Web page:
The 10th Ministerial Stakeholder Forum took place on 26th February 2019 at the PanAfric Hotel, Nairobi. The Cabinet Secretary Health Hon. Sicily Kariuki chaired the meeting with the Chairman of Kenya Healthcare Federation, Dr. Amit N. Thakker as the co-chair. The forum took place immediately after Hon. Sicily Kariuki inaugurated the NHIF Reforms Expert Panel. In her opening remarks, the Cabinet Secretary (CS) welcomed the attendees emphasizing that the government still holds the vision of a more efficient, socially accountable and a transparent NHIF. The CS said, “As you are all aware, to kick-start the Universal Health Coverage Program, the President launched the UHC Pilot Programs on 13th December, 2018. Further to the pilot program and as part of the UHC agenda, His Excellency Uhuru Kenyatta directed the strengthening and reform of the National Hospital Insurance Fund (NHIF) and the Kenya Medical Supplies Authority (KEMSA).”
The CS informed the attendees that through intensive stakeholder engagement and expert review, the independent panel of experts would be required to develop an action plan for the key objectives of the panel. The panel of experts will focus on legal and regulatory reforms towards transforming NHIF to be a strategic purchaser of health services in the context of UHC, organisational and business process re-engineering reforms aiming at repositioning NHIF as a national social health insurance provider and strengthening fiscal and social accountability and sustainability. The Ministry of Health (MOH) will continuously engage the media to keep stakeholders updated. During the forum, the CS reiterated that MOH would continue working together with the private sector especially in strategizing towards achieving the UHC. She challenged the private sector to ensure implementation of action points discussed while being sensitive to timelines.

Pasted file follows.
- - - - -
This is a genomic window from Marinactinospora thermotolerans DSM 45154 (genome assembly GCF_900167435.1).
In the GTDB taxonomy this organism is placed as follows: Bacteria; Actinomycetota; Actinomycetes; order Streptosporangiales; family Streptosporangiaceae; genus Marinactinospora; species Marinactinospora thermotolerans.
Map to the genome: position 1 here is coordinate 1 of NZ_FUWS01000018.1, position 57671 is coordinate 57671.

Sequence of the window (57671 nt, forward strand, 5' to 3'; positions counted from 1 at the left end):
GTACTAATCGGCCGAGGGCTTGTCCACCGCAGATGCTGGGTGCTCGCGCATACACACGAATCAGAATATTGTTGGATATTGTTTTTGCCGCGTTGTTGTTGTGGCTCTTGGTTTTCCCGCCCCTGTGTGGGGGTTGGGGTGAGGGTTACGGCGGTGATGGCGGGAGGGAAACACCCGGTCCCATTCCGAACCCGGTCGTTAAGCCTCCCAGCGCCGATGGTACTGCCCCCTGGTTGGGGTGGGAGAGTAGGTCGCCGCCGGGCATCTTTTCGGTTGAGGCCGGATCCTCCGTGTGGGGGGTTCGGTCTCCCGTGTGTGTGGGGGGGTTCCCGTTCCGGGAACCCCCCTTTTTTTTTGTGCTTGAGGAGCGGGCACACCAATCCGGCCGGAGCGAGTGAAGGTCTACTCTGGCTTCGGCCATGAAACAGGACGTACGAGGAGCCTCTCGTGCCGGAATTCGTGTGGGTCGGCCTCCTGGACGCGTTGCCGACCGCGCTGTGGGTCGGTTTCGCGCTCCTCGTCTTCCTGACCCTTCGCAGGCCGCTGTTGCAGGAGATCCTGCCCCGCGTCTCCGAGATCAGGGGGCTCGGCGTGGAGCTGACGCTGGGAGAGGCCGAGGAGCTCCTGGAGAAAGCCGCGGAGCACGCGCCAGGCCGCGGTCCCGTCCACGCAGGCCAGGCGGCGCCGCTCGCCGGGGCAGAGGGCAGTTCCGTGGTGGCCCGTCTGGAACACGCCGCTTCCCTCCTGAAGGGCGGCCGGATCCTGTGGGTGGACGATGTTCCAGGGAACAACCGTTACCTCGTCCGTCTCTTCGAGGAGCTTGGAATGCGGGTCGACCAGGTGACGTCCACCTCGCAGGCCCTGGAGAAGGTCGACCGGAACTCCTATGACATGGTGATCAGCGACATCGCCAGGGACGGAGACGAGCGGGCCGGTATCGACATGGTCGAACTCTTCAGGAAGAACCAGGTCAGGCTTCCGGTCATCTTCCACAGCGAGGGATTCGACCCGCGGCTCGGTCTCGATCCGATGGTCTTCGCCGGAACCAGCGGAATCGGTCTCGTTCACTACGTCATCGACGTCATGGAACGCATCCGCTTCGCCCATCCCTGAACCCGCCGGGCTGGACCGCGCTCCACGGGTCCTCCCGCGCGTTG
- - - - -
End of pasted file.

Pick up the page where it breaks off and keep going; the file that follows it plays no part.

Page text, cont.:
Dr. Amit N. Thakker congratulated the CS for inaugurating the NHIF Reforms Expert Panel noting the steps the MOH is taking toward reforms under the leadership of the CS. The KHF Chairman said, “The steps you have taken shows the public that you are serious about reforms. The 90 days timeline [for recommendations from the NHIF Reforms Expert Panel] will give good time to NHIF to make progress towards taking it the next level. It’s also great to hear that the same reforms process will be done for KEMSA”. Dr. Thakker advised the CS that the private sector would continue working with the pilot counties on three key focus areas. The first is the supply chain of medicines and non-medical health commodities where private sector will collaborate in ensuring that the supplies are available, affordable and of good quality. The products will include both locally produced and imported products. Secondly, the private sector will support in healthcare financing by expanding private medical insurance coverage to the pilot counties to complement UHC thereby enabling provision of wider coverage and higher quality of care. Lastly, on the matter of strengthening local referral systems, he informed the ministry that the private sector could help build local clinical capacity in the county referral hospitals effectively reducing the cases referred to Kenyatta National Hospital, Moi and Teaching Referral Hospital and other national referral hospitals. The KHF Chairman, Dr. Thakker, and the entire KHF fraternity congratulates our KHF director, Ms. Joyce Wanderi on her appointment into the NHIF Reforms Expert Panel by the Cabinet Secretary Health Hon. Sicily Kariuki.